US oil prices continued to close the gap on benchmark Brent crude on Friday following news on Thursday of an outage at the Keystone pipeline.
The pipeline, owned and operated by TransCanada Corporation, runs crude oil from the Canadian sedimentary basin to refineries in Illinois and Texas and ruptured last week, spilling 200,000 gallons of crude in South Dakota.
Damage caused by the rupture may mean the pipeline could be closed for several weeks.
The news caused Nymex West Texas Intermediate (WTI), the US crude benchmark, to climb 1.1% to $58.63 a barrel - its highest level since July 2015.
WTI is now closing the gap on Brent crude, currently the global crude benchmark, which was up just 0.17% to $63.65 a barrel. The spread is now down to $5.02 - its lowest since August.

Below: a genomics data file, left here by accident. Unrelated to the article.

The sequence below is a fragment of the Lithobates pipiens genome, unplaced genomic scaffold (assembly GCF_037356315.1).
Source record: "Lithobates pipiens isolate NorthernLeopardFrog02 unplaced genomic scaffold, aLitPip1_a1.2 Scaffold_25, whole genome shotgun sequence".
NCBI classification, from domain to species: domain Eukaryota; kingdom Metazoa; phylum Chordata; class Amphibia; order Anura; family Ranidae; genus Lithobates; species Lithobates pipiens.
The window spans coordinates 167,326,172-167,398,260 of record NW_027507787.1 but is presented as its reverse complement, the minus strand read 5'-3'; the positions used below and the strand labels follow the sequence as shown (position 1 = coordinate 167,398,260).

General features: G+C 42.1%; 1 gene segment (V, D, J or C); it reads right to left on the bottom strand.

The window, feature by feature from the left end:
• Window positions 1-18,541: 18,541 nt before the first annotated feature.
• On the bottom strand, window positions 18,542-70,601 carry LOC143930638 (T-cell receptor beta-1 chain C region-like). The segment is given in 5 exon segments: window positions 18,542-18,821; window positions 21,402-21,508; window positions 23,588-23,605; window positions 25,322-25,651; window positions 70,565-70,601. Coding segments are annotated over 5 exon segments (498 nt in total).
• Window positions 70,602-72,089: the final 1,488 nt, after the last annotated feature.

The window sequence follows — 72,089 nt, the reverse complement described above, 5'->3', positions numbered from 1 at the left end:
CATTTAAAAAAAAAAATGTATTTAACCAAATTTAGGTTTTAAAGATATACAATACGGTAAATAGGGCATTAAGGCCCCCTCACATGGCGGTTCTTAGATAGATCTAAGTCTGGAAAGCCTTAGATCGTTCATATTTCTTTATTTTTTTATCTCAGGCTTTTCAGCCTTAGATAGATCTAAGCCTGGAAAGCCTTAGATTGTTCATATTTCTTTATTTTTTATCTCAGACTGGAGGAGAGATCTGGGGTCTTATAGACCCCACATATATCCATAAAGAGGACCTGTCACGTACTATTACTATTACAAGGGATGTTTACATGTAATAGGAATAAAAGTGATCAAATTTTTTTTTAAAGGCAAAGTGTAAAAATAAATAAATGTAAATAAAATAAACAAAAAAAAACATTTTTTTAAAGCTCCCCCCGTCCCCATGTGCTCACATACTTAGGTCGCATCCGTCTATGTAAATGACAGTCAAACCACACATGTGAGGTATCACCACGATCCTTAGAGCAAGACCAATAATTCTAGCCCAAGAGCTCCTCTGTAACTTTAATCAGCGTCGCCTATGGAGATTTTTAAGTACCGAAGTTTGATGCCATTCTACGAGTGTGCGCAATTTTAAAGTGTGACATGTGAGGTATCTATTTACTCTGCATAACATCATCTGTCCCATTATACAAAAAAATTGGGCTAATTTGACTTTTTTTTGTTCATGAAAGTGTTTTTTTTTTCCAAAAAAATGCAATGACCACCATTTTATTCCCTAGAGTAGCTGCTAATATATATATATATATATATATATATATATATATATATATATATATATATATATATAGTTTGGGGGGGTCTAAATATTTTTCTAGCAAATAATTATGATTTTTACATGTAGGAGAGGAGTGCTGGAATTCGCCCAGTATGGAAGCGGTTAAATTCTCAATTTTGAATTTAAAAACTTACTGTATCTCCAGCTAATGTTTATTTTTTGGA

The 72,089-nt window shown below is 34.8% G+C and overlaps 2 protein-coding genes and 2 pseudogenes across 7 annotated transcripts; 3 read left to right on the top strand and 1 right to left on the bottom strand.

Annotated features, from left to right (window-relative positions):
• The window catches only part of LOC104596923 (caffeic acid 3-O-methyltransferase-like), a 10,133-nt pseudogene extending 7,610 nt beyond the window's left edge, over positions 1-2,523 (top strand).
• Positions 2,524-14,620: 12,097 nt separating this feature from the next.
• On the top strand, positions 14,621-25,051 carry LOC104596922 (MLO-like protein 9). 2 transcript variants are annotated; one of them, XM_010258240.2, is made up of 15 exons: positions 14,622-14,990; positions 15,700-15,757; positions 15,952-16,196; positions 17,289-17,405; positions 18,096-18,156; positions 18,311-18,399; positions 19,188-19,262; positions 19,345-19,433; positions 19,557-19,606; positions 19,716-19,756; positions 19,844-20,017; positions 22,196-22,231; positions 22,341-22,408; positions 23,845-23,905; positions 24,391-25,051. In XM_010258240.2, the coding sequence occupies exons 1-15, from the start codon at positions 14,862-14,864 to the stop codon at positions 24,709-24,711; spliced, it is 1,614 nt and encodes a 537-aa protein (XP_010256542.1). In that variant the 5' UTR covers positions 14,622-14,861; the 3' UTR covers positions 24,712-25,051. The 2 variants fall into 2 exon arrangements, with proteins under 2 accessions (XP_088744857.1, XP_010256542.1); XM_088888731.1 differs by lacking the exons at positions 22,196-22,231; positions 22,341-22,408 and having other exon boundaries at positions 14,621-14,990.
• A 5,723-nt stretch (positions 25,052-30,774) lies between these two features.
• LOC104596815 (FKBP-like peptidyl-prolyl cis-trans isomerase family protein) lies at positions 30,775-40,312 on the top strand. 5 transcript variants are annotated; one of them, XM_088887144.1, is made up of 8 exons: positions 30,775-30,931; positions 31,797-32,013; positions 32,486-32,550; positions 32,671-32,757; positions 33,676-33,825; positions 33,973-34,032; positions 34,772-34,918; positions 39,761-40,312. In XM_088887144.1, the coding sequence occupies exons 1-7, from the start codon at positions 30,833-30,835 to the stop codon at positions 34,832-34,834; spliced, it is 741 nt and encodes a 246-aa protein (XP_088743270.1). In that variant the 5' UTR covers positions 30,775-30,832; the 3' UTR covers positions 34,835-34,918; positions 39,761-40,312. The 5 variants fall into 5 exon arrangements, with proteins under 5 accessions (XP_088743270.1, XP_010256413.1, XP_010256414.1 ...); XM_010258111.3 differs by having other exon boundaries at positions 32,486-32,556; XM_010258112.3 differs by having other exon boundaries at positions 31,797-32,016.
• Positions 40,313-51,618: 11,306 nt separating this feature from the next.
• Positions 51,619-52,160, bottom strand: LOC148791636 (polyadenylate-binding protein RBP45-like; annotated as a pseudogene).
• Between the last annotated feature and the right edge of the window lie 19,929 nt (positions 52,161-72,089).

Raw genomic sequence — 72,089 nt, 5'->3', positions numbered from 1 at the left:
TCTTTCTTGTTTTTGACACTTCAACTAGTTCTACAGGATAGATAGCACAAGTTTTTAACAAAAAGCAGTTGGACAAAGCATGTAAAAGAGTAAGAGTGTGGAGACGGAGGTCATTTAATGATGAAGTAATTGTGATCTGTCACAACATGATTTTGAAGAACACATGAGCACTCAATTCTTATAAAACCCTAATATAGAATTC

South Dakota regulators, pending an investigation into spill, could revoke the permit for the pipeline if the company was found to have violated the terms of its licence.
TransCanada has said it could take weeks to clean up the spillage and make necessary repairs to the pipeline and that November deliveries through the pipeline would be cut by around 85%.
US crude inventories
US crude oil inventories fell by 1.855 million barrels last week, according to data from the US Energy Information Administration (EIA), the same as in the previous week, but missing expectations of a 2.167 million-barrel drawdown.
The drawdown recorded by the EIA was significantly less than that recorded by the American Petroleum Institute, which on Tuesday suggested US crude inventories had fallen by more than 6 million barrels in the previous week.